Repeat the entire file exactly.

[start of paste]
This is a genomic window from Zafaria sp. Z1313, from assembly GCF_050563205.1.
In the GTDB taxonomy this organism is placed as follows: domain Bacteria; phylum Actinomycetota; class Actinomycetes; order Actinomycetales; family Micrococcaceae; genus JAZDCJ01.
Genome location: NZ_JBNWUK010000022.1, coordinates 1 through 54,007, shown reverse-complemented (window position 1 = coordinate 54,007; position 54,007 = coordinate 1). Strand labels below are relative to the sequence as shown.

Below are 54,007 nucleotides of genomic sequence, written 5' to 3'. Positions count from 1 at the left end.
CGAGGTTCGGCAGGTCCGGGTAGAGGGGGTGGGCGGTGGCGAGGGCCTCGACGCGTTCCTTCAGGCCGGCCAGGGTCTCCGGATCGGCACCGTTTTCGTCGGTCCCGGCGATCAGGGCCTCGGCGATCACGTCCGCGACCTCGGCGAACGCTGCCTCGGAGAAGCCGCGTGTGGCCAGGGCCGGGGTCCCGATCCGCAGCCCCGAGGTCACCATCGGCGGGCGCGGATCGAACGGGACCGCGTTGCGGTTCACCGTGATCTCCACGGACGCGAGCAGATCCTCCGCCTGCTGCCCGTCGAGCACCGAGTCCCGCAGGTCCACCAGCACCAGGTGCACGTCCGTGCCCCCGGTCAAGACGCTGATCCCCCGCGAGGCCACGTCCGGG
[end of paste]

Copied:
This is a genomic window from Zafaria sp. Z1313, from assembly GCF_050563205.1.
In the GTDB taxonomy this organism is placed as follows: domain Bacteria; phylum Actinomycetota; class Actinomycetes; order Actinomycetales; family Micrococcaceae; genus JAZDCJ01.
Genome location: NZ_JBNWUK010000022.1, coordinates 1 through 54,007, shown reverse-complemented (window position 1 = coordinate 54,007; position 54,007 = coordinate 1). Strand labels below are relative to the sequence as shown.

Below are 54,007 nucleotides of genomic sequence, written 5' to 3'. Positions count from 1 at the left end.
CGAGGTTCGGCAGGTCCGGGTAGAGGGGGTGGGCGGTGGCGAGGGCCTCGACGCGTTCCTTCAGGCCGGCCAGGGTCTCCGGATCGGCACCGTTTTCGTCGGTCCCGGCGATCAGGGCCTCGGCGATCACGTCCGCGACCTCGGCGAACGCTGCCTCGGAGAAGCCGCGTGTGGCCAGGGCCGGGGTCCCGATCCGCAGCCCCGAGGTCACCATCGGCGGGCGCGGATCGAACGGGACCGCGTTGCGGTTCACCGTGATCTCCACGGACGCGAGCAGATCCTCCGCCTGCTGCCCGTCGAGCACCGAGTCCCGCAGGTCCACCAGCACCAGGTGCACGTCCGTGCCCCCGGTCAAGACGCTGATCCCCCGCGAGGCCACGTCCGGG